Unconditional support for Trump and his nominee has descended into hateful and hellish attacks on Dr. Ford, maligning her character and motives and threatening her family and her life.  If she had known the extent of the hate that would be directed toward her, she may have chosen to not tell her story or to remain anonymous, as she had hoped to do.

I am horrified to know that my grandsons are hearing people say that assault and attempted rape is normal behavior for teenage boys. God forbid!  The teenage boys I have known understand that violence against women, including sexual violence, is always wrong. It’s not normal, and there’s no way to justify it.  I’m also horrified that my granddaughters are hearing it.  As one college freshman said, “Girls my age are watching, reading, and hearing these conversations. And it’s making us scared.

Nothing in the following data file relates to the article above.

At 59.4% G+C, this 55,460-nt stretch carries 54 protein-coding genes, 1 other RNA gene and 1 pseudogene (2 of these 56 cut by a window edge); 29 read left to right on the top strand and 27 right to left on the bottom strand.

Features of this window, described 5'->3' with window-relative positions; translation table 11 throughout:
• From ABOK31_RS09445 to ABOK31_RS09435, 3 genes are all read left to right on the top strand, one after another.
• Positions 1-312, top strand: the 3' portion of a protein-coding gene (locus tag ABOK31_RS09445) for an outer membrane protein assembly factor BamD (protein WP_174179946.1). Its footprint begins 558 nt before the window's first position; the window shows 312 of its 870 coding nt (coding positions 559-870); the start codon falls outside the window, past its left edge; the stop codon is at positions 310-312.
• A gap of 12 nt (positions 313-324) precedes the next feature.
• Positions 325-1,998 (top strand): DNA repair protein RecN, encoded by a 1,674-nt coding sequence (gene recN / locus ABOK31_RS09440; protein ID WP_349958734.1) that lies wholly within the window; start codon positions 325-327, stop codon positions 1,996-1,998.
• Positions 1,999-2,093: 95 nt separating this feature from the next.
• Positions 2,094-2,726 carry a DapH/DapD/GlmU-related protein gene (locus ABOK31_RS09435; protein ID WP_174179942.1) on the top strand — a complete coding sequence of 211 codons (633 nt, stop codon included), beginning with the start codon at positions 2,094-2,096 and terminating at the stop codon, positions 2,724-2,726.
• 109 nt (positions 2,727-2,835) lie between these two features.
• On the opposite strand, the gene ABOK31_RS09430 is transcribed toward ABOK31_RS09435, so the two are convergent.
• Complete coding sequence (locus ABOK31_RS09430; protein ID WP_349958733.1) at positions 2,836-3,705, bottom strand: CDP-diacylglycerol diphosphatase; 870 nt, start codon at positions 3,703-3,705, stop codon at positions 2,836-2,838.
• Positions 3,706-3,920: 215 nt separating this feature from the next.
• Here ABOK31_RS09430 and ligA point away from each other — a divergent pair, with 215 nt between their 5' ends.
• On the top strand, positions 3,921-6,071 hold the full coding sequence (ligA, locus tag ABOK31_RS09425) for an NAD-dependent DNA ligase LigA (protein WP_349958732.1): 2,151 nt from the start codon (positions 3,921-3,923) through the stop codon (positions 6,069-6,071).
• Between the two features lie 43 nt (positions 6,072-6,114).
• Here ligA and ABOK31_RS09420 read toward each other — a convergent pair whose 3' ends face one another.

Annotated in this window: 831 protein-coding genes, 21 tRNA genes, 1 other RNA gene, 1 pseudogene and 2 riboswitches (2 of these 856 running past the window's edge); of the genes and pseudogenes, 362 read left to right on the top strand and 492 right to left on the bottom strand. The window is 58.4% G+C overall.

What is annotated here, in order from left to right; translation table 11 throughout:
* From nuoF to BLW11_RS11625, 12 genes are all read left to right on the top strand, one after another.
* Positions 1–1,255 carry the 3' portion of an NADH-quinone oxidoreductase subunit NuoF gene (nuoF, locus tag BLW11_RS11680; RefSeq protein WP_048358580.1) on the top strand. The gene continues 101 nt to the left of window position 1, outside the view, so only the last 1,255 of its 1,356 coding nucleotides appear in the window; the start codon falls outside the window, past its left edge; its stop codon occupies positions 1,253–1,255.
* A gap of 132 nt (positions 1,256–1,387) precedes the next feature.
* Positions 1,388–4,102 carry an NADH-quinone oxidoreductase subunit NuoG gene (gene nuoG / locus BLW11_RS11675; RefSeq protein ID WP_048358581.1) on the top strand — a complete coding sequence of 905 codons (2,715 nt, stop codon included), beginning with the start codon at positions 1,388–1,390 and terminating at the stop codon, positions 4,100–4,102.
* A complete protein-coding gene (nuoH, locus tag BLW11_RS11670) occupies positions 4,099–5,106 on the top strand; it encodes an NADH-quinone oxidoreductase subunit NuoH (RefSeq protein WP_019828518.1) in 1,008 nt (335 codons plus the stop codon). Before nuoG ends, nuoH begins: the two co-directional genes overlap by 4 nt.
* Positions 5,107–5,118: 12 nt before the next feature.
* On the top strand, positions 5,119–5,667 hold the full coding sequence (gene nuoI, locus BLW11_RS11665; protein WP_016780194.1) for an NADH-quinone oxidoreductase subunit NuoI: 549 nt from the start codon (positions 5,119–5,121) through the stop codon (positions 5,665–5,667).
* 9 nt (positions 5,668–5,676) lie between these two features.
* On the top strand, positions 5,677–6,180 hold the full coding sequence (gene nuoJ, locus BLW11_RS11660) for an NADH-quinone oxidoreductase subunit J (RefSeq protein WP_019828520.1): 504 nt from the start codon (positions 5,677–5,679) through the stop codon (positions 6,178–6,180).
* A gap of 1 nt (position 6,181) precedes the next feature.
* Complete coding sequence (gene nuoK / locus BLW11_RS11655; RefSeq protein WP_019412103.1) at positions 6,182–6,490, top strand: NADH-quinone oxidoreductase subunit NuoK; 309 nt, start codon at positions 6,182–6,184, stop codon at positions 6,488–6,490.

Women have come a long way since the years of my childhood, but violence against women and children is still pervasive.  The #MeToo movement and the broad challenge to Kavanaugh’s fitness to be on the high court because of this (and now other) sexual assault allegations are moving us forward.  But we still have a long way to go to end the culture of misogyny and rape.

#MeToo                                   #IBelieveHer

Read the Grass Valley Union article about our local demonstration.

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It’s a Sin to Build a Nuclear Weapon